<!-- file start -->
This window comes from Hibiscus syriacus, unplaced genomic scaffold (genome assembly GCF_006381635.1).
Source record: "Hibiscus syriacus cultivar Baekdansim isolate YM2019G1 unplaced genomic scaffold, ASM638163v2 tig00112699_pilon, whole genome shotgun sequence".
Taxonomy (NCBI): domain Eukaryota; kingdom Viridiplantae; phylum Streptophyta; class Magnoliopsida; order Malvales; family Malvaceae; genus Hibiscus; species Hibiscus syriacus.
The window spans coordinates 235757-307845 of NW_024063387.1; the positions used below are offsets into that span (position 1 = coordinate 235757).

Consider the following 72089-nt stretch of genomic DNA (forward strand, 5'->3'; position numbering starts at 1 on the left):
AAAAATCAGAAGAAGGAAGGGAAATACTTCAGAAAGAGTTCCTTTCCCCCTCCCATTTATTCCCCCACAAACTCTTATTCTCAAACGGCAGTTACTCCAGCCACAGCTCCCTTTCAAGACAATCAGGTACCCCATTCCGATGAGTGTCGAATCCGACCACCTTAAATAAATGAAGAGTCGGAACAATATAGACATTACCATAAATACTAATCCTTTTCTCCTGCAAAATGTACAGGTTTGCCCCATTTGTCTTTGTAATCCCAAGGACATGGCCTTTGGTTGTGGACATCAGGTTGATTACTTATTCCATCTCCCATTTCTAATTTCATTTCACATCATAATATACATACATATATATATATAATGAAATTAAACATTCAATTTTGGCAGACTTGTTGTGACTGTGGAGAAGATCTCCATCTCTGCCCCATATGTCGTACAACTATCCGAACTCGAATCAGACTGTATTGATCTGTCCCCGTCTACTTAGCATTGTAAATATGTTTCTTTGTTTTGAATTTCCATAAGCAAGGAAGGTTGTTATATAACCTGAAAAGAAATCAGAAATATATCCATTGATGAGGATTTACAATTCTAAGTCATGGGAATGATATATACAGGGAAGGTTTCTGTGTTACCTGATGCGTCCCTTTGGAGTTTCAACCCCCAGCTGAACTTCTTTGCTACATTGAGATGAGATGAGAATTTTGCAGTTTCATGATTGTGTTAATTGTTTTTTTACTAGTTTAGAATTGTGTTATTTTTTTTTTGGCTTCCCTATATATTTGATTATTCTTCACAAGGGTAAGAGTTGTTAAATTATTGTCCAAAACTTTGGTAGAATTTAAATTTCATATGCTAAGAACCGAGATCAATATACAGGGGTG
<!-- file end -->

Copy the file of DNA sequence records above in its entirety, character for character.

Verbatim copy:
This window comes from Hibiscus syriacus, unplaced genomic scaffold (genome assembly GCF_006381635.1).
Source record: "Hibiscus syriacus cultivar Baekdansim isolate YM2019G1 unplaced genomic scaffold, ASM638163v2 tig00112699_pilon, whole genome shotgun sequence".
Taxonomy (NCBI): domain Eukaryota; kingdom Viridiplantae; phylum Streptophyta; class Magnoliopsida; order Malvales; family Malvaceae; genus Hibiscus; species Hibiscus syriacus.
The window spans coordinates 235757-307845 of NW_024063387.1; the positions used below are offsets into that span (position 1 = coordinate 235757).

Consider the following 72089-nt stretch of genomic DNA (forward strand, 5'->3'; position numbering starts at 1 on the left):
AAAAATCAGAAGAAGGAAGGGAAATACTTCAGAAAGAGTTCCTTTCCCCCTCCCATTTATTCCCCCACAAACTCTTATTCTCAAACGGCAGTTACTCCAGCCACAGCTCCCTTTCAAGACAATCAGGTACCCCATTCCGATGAGTGTCGAATCCGACCACCTTAAATAAATGAAGAGTCGGAACAATATAGACATTACCATAAATACTAATCCTTTTCTCCTGCAAAATGTACAGGTTTGCCCCATTTGTCTTTGTAATCCCAAGGACATGGCCTTTGGTTGTGGACATCAGGTTGATTACTTATTCCATCTCCCATTTCTAATTTCATTTCACATCATAATATACATACATATATATATATAATGAAATTAAACATTCAATTTTGGCAGACTTGTTGTGACTGTGGAGAAGATCTCCATCTCTGCCCCATATGTCGTACAACTATCCGAACTCGAATCAGACTGTATTGATCTGTCCCCGTCTACTTAGCATTGTAAATATGTTTCTTTGTTTTGAATTTCCATAAGCAAGGAAGGTTGTTATATAACCTGAAAAGAAATCAGAAATATATCCATTGATGAGGATTTACAATTCTAAGTCATGGGAATGATATATACAGGGAAGGTTTCTGTGTTACCTGATGCGTCCCTTTGGAGTTTCAACCCCCAGCTGAACTTCTTTGCTACATTGAGATGAGATGAGAATTTTGCAGTTTCATGATTGTGTTAATTGTTTTTTTACTAGTTTAGAATTGTGTTATTTTTTTTTTGGCTTCCCTATATATTTGATTATTCTTCACAAGGGTAAGAGTTGTTAAATTATTGTCCAAAACTTTGGTAGAATTTAAATTTCATATGCTAAGAACCGAGATCAATATACAGGGGTG